Rome, Italy, May 25, 2017 / 12:01 pm (CNA/EWTN News).- At a presentation for his new book on Wednesday, Cardinal Robert Sarah said that not only does the Church need silence, but the act of being in silence and of listening to God is efficient, in its own way.
“We have seen we must talk, we must do something, we must act; but silence is an act of adoration, it is an act of goodness, so it’s not about doing something that is efficient,” said Cardinal Sarah, prefect of the Congregation for Divine Worship and the Discipline of the Sacraments. “Silence is (itself) very, very efficient. It gives you the opportunity to see yourself, to listen to yourself, to listen to God.”
Cardinal Sarah said that he wrote The Power of Silence: Against the Dictatorship of Noise because “we need silence, not only regarding the liturgy, but even to read a book, to listen to music.” “To have rest, you need silence,” he continued, “and silence helps one to see inside oneself.”
People are in a very “awkward” situation, he said. “We never have silence in our lives, from the beginning to the last hours of the day. We listen to rumors, news, radio, the telephone. We need silence, anyway, to meet God and to have a very human life. Man needs to be silent.”
Cardinal Sarah spoke to EWTN May 24 after a presentation on the German edition of his book, given at the church of Santa Maria dell’Anima near Piazza Navona in Rome. The German edition is unique because it has an afterword written by Benedict XVI, marking one of the rare occasions he has spoken publicly or published any sort of document since his 2013 resignation. This came about after Benedict read the book, Cardinal Sarah said, when he approached the cardinal to say he would like to write an afterword for the German edition.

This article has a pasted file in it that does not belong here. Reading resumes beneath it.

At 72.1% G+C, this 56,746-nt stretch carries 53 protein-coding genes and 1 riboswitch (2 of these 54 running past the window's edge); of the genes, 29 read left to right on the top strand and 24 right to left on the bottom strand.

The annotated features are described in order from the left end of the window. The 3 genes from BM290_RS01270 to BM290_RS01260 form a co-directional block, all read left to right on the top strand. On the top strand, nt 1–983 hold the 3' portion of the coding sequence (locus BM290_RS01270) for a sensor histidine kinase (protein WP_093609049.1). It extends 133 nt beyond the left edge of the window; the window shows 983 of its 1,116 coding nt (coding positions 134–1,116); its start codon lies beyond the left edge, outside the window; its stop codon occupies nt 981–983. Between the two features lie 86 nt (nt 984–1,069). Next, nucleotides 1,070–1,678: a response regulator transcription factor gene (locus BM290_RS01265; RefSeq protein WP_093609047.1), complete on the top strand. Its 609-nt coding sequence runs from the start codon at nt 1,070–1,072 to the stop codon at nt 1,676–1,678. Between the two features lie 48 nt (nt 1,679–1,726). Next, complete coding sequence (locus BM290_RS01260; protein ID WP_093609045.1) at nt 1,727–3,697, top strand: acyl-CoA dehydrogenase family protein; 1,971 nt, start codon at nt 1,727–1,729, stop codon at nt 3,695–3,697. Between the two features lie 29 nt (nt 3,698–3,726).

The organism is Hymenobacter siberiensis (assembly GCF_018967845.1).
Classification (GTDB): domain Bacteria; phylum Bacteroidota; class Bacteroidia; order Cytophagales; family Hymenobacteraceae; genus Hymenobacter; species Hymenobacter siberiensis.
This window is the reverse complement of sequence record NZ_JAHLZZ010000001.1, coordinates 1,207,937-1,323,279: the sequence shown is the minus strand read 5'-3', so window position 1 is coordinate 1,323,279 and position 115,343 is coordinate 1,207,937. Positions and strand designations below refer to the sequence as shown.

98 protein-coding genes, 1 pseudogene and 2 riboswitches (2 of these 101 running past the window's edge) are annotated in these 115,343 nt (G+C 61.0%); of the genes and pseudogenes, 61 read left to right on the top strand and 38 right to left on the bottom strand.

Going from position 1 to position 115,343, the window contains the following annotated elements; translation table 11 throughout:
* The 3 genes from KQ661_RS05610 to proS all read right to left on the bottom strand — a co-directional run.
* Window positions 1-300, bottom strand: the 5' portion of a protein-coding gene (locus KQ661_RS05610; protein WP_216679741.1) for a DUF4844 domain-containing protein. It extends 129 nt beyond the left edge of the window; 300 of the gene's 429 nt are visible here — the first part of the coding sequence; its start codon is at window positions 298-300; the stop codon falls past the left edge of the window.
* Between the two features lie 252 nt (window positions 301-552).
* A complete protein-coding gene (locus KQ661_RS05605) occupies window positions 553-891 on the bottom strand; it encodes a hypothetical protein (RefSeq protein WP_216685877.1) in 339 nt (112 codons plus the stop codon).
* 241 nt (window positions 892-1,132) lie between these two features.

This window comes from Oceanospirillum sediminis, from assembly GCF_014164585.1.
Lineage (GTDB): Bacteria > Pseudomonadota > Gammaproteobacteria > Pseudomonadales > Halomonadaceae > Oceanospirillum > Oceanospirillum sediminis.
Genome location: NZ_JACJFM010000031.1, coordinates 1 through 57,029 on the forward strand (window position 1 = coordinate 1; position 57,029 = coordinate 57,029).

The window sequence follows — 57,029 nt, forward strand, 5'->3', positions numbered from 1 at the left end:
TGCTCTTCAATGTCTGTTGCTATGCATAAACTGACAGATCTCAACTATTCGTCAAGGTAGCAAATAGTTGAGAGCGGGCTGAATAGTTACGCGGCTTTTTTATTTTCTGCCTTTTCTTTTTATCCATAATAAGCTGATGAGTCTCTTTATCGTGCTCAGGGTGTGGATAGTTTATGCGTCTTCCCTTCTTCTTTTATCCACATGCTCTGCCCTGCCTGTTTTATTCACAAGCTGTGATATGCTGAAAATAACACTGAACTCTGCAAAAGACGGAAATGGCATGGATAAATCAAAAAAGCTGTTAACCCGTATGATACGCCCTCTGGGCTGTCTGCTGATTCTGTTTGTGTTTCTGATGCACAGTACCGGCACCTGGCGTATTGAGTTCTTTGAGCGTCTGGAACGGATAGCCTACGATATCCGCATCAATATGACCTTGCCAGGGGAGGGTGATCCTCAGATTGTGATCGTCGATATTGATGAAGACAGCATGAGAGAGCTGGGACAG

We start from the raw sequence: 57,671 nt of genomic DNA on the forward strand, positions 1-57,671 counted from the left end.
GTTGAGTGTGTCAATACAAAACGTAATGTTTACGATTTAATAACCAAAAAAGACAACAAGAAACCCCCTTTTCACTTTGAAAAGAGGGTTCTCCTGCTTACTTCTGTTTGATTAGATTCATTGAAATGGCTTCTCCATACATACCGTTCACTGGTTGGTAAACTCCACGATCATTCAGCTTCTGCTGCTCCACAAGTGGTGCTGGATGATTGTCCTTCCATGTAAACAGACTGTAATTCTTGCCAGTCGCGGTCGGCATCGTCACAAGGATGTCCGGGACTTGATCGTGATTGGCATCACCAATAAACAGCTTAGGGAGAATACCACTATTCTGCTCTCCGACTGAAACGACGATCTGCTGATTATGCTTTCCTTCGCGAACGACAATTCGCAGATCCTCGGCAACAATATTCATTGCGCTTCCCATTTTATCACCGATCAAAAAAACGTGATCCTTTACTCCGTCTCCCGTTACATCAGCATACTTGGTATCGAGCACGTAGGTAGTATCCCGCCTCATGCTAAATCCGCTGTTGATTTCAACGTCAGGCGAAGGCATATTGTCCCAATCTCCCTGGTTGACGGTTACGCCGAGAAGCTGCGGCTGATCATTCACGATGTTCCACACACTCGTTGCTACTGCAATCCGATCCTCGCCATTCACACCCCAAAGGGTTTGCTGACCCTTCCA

Silence “is a fountain for my spiritual life,” Cardinal Sarah recalled him saying. “I think that Pope Benedict is very interested in liturgy. And liturgy needs silence,” he said, explaining that Benedict told him the book had moved his heart deeply. “I said: ‘I’m very honored, Holy Father, please do it.’ It was his own initiative.”
During his presentation, Cardinal Sarah said that “when creation knows how to place itself in silence, God makes his voice heard.” If we want to combat the modern problem and confusion in the world and in the Church, the solution, he told EWTN, is that “we must pray.”
In addition to prayer, we should uphold the doctrines of the Church and the family, as well as be faithful to the doctrines, he said. “God will give us the right way to walk, you know: [that] confusion is not a good way to live. If we see clearly the way, then we can walk with security. So I think we must hold firmly to doctrine, and pray.” He went on to say that is hopeful about the future of the liturgy in the Church, however, because many young priests do believe in and understand the importance of silence, which gives him confidence that there could be change in the future.
In his presentation the cardinal was careful to point out that finding and making silence in our lives and liturgy wasn’t the end in itself, but “a necessary condition” for the true destination, which is communion with God. The voice of God, he said, is “Jesus Christ, the Word, and it is precisely the mystery of the Incarnation to shed light on the divine-human relationship. And it is in this light that he illuminates also the sense of the liturgy.”
“It is the irruption of divine in the human being,” he explained. “A bundle of light that comes down to us and brightens all our darkness.” And silence is what creates the environment which makes it possible to “welcome the incarnation.”
Closing, the cardinal said that silence is “the inner climate, the inner attitude, the inner disposition that allows all this and makes the Word of the Church fruitful.” “To a Church that is likely to become impoverished because it can close itself in parameters of purely human judgement, I humbly allow myself to point the way of silence, so that every believer, but also every celebrating community, opens to God's initiative and accepts all grace which comes from Him.”
Edward Pentin and Paul Badde contributed to this report.